Mr. Briggs spent the night in fruitless attempts to find it. He discovered the unfortunate people however early next morning. The party consisted of 9 women, 10 children, 3 sailors, and 2 male emigrants, and notwithstanding the exposure to which they had been subjected were not suffering to any great degree. Mr.Briggs having previously made arrangements for supplying them with provisions, started to bring the information to Adelaide, and rode the distance, about 63 miles, in 7½ hours: an instance of expedition which, under the circumstances, does him the greatest credit. On his way to town he learnt the fact that another boat with from 40 to 60 people had reached Cape Jervis. The information Mr. Briggs had acquired he communicated to the Police-station at Willunga, and to His Excellency immediately on his arrival in Adelaide: in consequence of which the Government schooner YATALA, with Captain Lipson on board, together with three other smaller vessels – the Venus, the Joseph Lee Archer, and the Phoebe – put to sea at daylight yesterday morning: one to proceed to Cape Jervis, and the others to the wreck. During the day, the MAID-OF-THE-MILL, a small coasting schooner, which happily had sighted the wreck and gone to their assistance, arrived at the Port, bringing the captain and 150 of the emigrants, with part of the luggage.
SOUTH AUSTRALIAN REGISTER Adelaide: Friday, August 2nd, 1851
The Government schooner YATALA, Captain Lipson R.N. arrived from Yorke’s Peninsula, with 90 emigrants from the MARION. At daylight on Friday morning, the Government schooner YATALA and the schooner VENUS were towed out by steam-tug. Captain Lipson very kindly permitted our Shipping Reporter to accompany him in the YATALA, and we thus obtained the following particulars:-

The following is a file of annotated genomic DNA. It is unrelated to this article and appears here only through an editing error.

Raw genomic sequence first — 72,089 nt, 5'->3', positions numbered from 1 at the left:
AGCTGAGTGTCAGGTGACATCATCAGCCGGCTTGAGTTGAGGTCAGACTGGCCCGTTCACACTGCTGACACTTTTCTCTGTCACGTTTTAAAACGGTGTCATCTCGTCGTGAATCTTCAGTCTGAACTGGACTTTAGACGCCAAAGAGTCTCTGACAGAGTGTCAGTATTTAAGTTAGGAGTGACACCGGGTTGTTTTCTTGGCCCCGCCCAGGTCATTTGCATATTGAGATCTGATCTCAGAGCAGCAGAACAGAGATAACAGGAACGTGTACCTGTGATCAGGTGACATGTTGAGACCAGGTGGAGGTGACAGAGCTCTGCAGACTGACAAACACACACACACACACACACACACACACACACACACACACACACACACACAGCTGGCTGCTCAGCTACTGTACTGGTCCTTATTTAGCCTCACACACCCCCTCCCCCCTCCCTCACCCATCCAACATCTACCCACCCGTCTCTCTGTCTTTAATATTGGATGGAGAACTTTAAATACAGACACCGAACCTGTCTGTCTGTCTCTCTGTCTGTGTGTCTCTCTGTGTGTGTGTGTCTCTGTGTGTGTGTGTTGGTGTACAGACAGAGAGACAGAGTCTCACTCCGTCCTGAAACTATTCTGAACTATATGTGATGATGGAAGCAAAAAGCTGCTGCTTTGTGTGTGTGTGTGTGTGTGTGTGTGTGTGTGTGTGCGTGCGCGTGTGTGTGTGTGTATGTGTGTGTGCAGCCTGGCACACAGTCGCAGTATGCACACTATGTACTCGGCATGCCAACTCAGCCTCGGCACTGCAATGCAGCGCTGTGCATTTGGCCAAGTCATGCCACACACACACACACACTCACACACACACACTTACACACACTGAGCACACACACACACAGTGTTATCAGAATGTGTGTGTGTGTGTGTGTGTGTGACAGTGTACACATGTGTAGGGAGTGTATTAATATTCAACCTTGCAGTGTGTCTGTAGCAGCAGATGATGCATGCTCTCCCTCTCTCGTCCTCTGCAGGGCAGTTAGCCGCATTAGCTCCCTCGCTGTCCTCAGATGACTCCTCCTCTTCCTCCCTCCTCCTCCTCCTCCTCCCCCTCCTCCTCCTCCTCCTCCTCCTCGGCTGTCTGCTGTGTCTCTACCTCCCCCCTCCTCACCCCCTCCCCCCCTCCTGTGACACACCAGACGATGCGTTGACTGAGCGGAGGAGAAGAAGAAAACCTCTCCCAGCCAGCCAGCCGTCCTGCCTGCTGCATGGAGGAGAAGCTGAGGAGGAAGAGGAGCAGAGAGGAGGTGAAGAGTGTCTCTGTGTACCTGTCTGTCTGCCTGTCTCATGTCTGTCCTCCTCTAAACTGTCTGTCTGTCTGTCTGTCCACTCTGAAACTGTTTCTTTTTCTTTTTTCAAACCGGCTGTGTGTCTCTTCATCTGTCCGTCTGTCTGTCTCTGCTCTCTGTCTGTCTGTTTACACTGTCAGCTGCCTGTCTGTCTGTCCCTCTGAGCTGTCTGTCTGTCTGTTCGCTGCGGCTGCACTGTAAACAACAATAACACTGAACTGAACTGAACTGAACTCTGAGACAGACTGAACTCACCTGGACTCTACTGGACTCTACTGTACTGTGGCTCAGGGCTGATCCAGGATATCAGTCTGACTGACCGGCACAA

The Shoal was reached at 12 o’clock, and the MARION found deserted, but still upright. The rudder had been knocked away, and the water was nearly up to the main-decks. Whilst discussing the propriety of going over to Cape Jervis in the YATALA, with the expectation of finding some of the passengers there, a boat most opportunely arrived from Yorke’s Peninsula, bringing information that 200 of the emigrants were landed on that shore. The YATALA consequently proceeded to the Peninsula, after having expeditiously loaded the VENUS and FROLIC with as much of the emigrants’ luggage as could be got out. The YATALA, having been blown off the land in a squall anchored for the night about six miles from the spot where the emigrants had been located. Early on the following morning a landing was effected, and about 90 of the emigrants, with the luggage belonging to them, were found at a house of Mr. Bowden, near one of his stations. The emigrants and some of the crew were taken on board the YATALA and brought up to the Port. The mates and a boat’s crew were left behind to ensure the saving of as much luggage as possible.
On board the YATALA, liberal supplies of eatables and drinkables were served out,and on Saturday evening, when the arrival at Port Adelaide took place, the emigrants were kindly accommodated for the night in the spacious room in Mr. Newman’s iron store, lately used as a temporary church during the building of the new church of St.Paul. Our reporter concluded his narrative under the impression that about 50 emigrants chiefly women and children, were still unaccounted for, though believed to have reached Cape Jervis, to which point the YATALA sailed again on Saturday afternoon with the Captain of the MARION on board.
Following this disaster, numerous complaints were published in the SOUTH AUSTRALIAN REGISTER regarding the lack of warning lights surrounding the entrances to Port Adelaide, finally resulting in the following lighthouses being erected in the area: